Winsock timeout / closesocket()

I was working on StacklessIO for Stackless Python. When running the test_socket unittest, I came across a single failure: The testInsideTimeout would fail, with the server receiving a ECONNRESET when trying to write its “done!” string.

Normally this shouldn’t happen. Because even though the client has closed the connection, a RST packet is only sent in response to the send() call, so at the time of calling send all appears well and the call should succeed.

Investigating this further, it turned out to be due to the way I’m implementing timeout.

StacklessIO uses Winsock overlapped IO.  A request is issued and then when it is finished a thread waiting on a IOCompletion port will wake up and cause the waiting tasklet to be resumed.  To time out, for example, a recv() call, I schedule a Windows timer as well.  If it fires before the request is done, the tasklet is woken up with a timeout error.  There appears to be no way in the API to cancel a pending IO request, so at this point, the IO is still pending.

Anyway, this all is well and good, but where does the RST come from then?  Well, when the timeout occurs, the tasklet wakes up and the socket is closed.  And calling closesocket() on a connection with pending IO has at least two effects, only one of which is documented:

  1. All pending IO is canceled with the WSA_OPERATION_ABORTED error.
  2. A RST is sent to the remote party

I’ve never seen the latter behaviour documented.  But apparently then, calling closesocket() when IO is pending is equivalent to an abortive close().

I’m not sure if this is significant.  If a socket call times out, the usual recommendation is to close the connection anyway since the connection may be in an undefined state due to race conditions.  But it is a bit annoying all the same.

selectmodule on PS3

As part of a game that we are developing on the Sony PS3, we are porting Stackless Python 2.7 to run on it.  What would be more natural?

Python is to do what it does best, act as a supervising puppetmaster, running high-level logic that you don’t want to code using something primitive such as C++.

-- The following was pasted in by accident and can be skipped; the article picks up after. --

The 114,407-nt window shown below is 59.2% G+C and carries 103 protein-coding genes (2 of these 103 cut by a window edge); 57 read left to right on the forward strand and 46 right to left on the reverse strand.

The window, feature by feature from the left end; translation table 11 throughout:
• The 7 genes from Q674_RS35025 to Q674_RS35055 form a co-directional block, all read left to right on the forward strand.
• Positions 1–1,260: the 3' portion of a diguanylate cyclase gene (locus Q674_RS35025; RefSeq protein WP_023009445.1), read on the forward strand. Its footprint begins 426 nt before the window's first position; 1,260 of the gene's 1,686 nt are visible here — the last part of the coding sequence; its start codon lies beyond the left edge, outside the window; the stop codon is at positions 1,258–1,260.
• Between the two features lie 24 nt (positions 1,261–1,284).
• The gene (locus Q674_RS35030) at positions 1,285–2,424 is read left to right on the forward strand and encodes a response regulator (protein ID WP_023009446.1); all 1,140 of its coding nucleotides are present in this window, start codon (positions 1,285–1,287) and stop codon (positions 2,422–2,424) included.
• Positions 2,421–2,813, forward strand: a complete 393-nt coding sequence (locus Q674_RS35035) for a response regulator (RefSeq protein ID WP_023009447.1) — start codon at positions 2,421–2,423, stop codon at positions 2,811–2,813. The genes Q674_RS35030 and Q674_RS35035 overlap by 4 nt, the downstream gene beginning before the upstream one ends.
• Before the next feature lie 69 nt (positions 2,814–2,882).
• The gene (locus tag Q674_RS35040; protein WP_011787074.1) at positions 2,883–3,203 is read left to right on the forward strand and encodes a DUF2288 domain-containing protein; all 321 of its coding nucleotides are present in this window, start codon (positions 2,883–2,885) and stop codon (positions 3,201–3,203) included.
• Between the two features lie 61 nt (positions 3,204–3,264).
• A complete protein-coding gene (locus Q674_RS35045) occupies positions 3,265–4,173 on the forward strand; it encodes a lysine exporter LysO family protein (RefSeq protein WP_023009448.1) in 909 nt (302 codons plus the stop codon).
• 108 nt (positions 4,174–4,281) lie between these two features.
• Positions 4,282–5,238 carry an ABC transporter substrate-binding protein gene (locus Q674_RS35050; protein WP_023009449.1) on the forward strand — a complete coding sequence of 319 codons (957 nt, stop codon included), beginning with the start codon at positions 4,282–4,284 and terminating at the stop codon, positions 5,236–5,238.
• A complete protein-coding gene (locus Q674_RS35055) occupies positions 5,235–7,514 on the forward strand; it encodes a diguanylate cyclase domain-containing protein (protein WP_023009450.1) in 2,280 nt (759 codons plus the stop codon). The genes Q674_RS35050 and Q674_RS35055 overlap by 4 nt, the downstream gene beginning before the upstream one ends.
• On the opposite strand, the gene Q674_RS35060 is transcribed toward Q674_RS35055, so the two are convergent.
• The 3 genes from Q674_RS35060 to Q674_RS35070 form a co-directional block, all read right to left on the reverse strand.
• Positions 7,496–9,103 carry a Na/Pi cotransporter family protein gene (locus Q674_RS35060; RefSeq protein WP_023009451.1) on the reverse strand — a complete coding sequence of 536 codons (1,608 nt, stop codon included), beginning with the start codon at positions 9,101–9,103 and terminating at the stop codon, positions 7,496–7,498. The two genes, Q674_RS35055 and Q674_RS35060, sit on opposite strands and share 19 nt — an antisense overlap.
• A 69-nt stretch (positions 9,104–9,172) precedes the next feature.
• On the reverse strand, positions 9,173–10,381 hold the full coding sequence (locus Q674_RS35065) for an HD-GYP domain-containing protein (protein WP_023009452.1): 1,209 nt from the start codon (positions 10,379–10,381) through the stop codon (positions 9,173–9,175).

While there are many issues that we have come across and addressed (most are minor), I’m just going to mention a particular issue with sockets.

An important role of Python will be to manage network connection using sockets.  We are using the Stacklesssocket module with Stackless Python do do this.  For this to work, we need not only the socketmodule but also the selectmodule.

The PS3 networking api is mostly BSD compliant with a few quirks.  Porting these modules to use it is mostly a straightforward affair of providing #defines for some API calls that have different names, dealing with APIs that are missing (return NotImplementedError and such) and mapping error values to something sensible.  For the most part, it behaves exactly as you would expect.

We ran into one error though, prompting me to write special handling code for select() and poll().  the Sony implementation of these functions not only returns with an error if they themselves fail (which would be serious) but they also indicate a error return if a socket error is pending on one of the sockets.  For example, if a socket receives a ECONNRESET, while you are waiting for data to arrive, select() will return with an ECONNRESET error indicator.  Not what you would expect.

The workaround is to simply filter the error values from select() and poll() and ignore the unexpected socket errors.  Rather, such a return must be considered a successful select()/poll() and for the latter function, ‘n’, the number of valid file descriptors, having been set as -1, must be recreated by walking the list of file descriptors.